Deperoxidation in an aqueous environment may be catalyzed by a series of 4th row metals from Mn to Cu with a leading role for iron. However, in polymeric blends cobalt has always been noted as the preferred metal [31,173]. Scavengers with other metals such as manganese have only been reported sporadically and with significant lower activity [174].
In addition, the oxygen scavenging process can show very different behaviors for different substrates. Currently, there are two major substrate types that cover almost the entire market for active oxygen barriers. The first group exists of polyamide sacrificials with MXD6 as a typical representative. The second type of sacrificial compounds provide an unsaturated bond as the reactive site with poly(1,3-butadiene) (PBD) as a leading example. Other polymers such as polyketones and polyethers have all also been reported to possess oxygen scavenging capabilities, but have not yet been highly commercialized nor investigated [175,176].

4.4.1. Polyamide Sacrificials

MXD6 was the first polymer that was employed for its scavenging ability [170]. It has already been discussed as a passive barrier in PET, both as a blend and a multilayer. The polymer owes its popularity to similar thermal and rheological properties compared to PET, which is beneficial for the processing of a PET-MXD6 combination. Additionally, the low permeability for gases would enhance the functionality as a passive barrier, both for oxygen and CO2. The disadvantage of haze creation in blends has already been stated in Section 3.3. Additionally, another downside to MXD6 is the potential yellowing effect on the final packaging. At high processing temperatures, a discoloration has been assigned to the condensation of aldehyde-groups to amine end-groups, forming azomethine-groups and eventually creating a conjugated oligoenimine structure, yielding the typical yellow color. The concerning aldehydes can be generated by either oxidation of the polyamide itself or the acetaldehyde elimination of PET [177,178]. The consequence of this effect is that nylon blends are not recyclable and all MXD6 has to be removed prior to post-consumption solid state polycondensation, leading to higher recycling costs.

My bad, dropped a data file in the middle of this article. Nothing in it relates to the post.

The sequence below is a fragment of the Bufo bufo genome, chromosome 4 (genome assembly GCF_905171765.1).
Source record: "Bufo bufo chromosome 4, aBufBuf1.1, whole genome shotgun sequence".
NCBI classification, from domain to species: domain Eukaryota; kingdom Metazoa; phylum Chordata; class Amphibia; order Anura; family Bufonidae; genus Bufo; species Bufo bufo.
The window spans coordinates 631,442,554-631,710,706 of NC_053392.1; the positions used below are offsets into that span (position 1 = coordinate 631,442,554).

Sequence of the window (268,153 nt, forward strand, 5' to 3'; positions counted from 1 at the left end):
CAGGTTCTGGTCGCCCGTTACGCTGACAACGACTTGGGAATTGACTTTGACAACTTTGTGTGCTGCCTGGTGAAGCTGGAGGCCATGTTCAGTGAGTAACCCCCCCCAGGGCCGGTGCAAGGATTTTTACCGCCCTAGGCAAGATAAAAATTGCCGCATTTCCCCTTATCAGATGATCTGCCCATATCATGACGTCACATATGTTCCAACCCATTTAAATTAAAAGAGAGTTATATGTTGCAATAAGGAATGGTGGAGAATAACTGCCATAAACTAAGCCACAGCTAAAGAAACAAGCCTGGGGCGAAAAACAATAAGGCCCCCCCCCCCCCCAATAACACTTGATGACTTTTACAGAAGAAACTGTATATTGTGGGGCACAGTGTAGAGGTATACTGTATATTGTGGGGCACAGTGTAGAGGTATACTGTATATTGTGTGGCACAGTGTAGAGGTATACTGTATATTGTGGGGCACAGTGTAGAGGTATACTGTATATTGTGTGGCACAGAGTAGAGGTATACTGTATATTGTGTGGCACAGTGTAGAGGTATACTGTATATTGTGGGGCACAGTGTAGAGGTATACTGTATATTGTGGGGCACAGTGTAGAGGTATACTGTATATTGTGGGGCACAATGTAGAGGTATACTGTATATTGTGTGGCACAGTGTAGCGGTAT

The autoxidation reactions of polyamides as MXD6 have been investigated to a wide extent [171,172,178]. Under the influence of temperature, light or certain transition metal ions, activated oxygen will be able to attack the polymer chain, creating organic radicals. The α-carbon to the amide functionalities has been identified to be the main site of H-abstraction due to conjugation of the radicalar charge [172,178].
Figure 11 provides visual representation of the initiation (a) and the following breakdown reactions (b–i). Propagation may continue through a variety of parallel reactions. After H-abstraction, the organic radical species (R°) provides a high affinity for capturing triplet oxygen and forming a peroxyl group (ROO°) (b). This peroxyl group in turn abstracts another hydrogen atom from an unreacted functional site (RH), propagating the chain to both a peroxide (ROOH) and a new organic radical (c). On the other hand, when the peroxyl-radical (ROO°) encounters an organic radical before it has captured molecular oxygen, termination may occur, leading to the creation of an N-carbonylimine (d), able to later undergo hydratation to an alcohol. Additionally, peroxyl radicals can recombine with each other or stable peroxide functionalities to create a variety of different products, conform the exemplary decay mechanism in Section 2.1 (Figure 5). After recombination or Fenton-catalysis of peroxide groups, the O-O bond splits. Oxyl radicals are formed (R-O°) that will again lead to multiple pathways, depending on the available functionalities in their environment (e). Whereas the oxyl function could be the target of an H-abstraction, forming an imide function (f), it could also be the acting H-abstractor to create an alcohol (g).
Additionally, β-scissions are also common in oxyl-decay. An internal electronic shift will break the bond next to the oxyl-function. For MXD6 this is usually the weaker C-N bond (h), but the side of the aromatic ring is also possible (i). Scissions usually lead to aldehyde formation, even though these aldehydes can also oxidize further to carboxylic acid functions [171,172,178].
The role of cobalt is still very unclear. Patel and Ball have both examined the oxidation of MXD6 as an oxygen scavenger in PET and found that Co is immobile in the polymer blend [171,172]. The immobility of cobalt should eliminate all pathways where cobalt requires direct contact with the reactive site of the polyamide in the catalytic cycle.
This is where the two researchers disagree on whether Co will be either an initiation catalyst, a propagation catalyst or both. The discussion is fueled by the suggested ligation of cobalt to MXD6. Research by Cochran has indicated that Co could complex with MXD6, while other metals could not [171]. Figure 12 shows the proposed formation of a complex between the nylon and the cobalt and its assumed activity as an initiating catalyst. Cobalt captures and activates triplet oxygen by reducing it to a superoxide. As a propagation catalyst, it is assumed to perform deperoxidations, following the Fenton reaction (Equation (2)) [171,172].